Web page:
Our Collection

At the Institute’s core is the Gilder Lehrman Collection, one of the great archives in American history. More than 75,000 items cover five hundred years of American history, from Columbus’s 1493 letter describing the New World to soldiers’ letters from World War II and Vietnam. Explore primary sources, visit exhibitions in person or online, or bring your class on a field trip.

Walker, John (1744 - 1809) to George Weedon

High-resolution images are available to schools and libraries via subscription to American History, 1493-1943. Check to see if your school or library already has a subscription. Or click here for more information. You may also order a pdf of the image from us here.

Gilder Lehrman Collection #: GLC06500.01 Author/Creator: Walker, John (1744 - 1809) Place Written: Philadelphia, Pennsylvania Type: Autograph letter signed Date: 27 June 1780 Pagination: 3 p. : docket ; 21 x 17 cm.

Summary of Content: Hears that Weedon has been called back into service. Feels the war is going well and expects a favorable outcome. "Let it not be said that Virginia was exceeded by any" other state. The British burned Springfield, then retreated to Elizabethtown. Expects them to attack West Point next, but thinks America will soon "be prepared for them at all points." Wonders "where in the name of Heaven are the Monsieurs (the French) all this time."

Background Information: John Walker served as an extra aid to George Washington during the Revolution, and later became a United States Senator from Virginia.
George Weedon was a brigadier general in the ...Virginia militia.See More

Full Transcript: Philada 27th, June 1780~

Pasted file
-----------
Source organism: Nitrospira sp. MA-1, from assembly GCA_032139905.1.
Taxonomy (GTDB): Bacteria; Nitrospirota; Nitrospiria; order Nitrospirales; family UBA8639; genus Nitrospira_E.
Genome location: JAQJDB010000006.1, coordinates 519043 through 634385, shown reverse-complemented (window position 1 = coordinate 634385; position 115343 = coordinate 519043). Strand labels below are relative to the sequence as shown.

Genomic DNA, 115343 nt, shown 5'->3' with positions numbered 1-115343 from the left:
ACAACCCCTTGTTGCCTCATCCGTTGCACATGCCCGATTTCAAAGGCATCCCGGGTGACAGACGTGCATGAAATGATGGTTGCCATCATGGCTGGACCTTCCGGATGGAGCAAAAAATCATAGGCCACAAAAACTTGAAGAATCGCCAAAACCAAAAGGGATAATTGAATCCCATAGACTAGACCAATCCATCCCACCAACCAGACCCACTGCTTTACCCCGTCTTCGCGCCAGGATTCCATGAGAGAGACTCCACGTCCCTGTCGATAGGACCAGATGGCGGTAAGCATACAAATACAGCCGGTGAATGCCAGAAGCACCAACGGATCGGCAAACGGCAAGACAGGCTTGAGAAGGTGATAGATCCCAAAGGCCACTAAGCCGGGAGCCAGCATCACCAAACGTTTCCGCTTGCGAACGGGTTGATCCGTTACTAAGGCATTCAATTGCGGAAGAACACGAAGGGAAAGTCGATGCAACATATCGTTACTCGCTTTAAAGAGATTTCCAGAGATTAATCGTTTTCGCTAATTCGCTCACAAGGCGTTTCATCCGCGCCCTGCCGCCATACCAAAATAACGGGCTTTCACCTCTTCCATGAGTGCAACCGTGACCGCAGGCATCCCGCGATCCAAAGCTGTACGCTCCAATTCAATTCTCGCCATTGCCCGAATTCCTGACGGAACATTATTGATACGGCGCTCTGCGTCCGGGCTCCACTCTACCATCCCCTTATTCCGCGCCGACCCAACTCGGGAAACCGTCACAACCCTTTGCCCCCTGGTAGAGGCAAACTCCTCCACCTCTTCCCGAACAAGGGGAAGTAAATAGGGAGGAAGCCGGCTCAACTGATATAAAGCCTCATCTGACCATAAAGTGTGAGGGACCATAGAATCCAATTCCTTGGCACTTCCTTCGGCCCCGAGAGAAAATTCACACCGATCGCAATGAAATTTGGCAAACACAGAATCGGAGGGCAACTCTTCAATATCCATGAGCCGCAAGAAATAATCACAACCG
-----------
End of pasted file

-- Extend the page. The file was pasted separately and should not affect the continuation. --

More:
Dear General ~
I received with great pleasure your Favr. of the 16th Inst: & should have been very happy to have seen you at Fredsburg.
Before this reaches ...you, you will no doubt have heard of your being call'd into Service, this I am sure will be agreeable to you, & may you under your Country that service she stands in need of & that which I know you wish to do. - Our affairs 'tis true are critical, but an adverse stroke is now & then necessary to rouse us to Action. Our resources are undoubted by sufficient & we want but exertions to work out our Salvation: We are now roused & I hope the work will be finished before we fall into another fit of the Lethargy. I think your scheme for [2] recruiting our Army, an excellent one, & wish with all my Soul it were adopted, This & the neighbouring States are straining every nerve to bring the present Campaign to a happy Conclusion; let it not be said that Virginia was exceeded either in Zeal or Exertions by any one of them. Virginia has so distinguished herself in former times no less trying, that now, the more is expected of her. The Enemy have burn't Spring field, but were so rough by handled that they thought it prudent to return with a quick Step to Elizabeth Town. 'Tis generally thought their next object will be West Point but should they delay their operations a little longer I think we shall be prepared for them at all points. Where in name of Heao'n are the Monsieurs all this time? we heard at [3] their sailing from Brest the 9th. of April.
Where ever the service of your Country may call you I shall always rejoice to hear from you & shall not fail to answer your Letters. -
I have not yet seen the Packet of the Day but intend to inclose you one & to it refer you for the news. Remember me cordially to all Friends & believe me to be
My Dear General
Yours Sincerely
Jn. Walker

See More

People: Weedon, George, 1734-1793
Walker, John, 1744-1809

Historical Era: American Revolution, 1763-1783

Subjects: Revolutionary WarRevolutionary War GeneralMilitary HistoryContinental ArmyGlobal History and CivicsForeign AffairsFranceWest Point (US Military Academy)Wartime Pillaging and DestructionNavy

Sub Era: The War for Independence

Order a Copy Citation Guidelines for Online Resources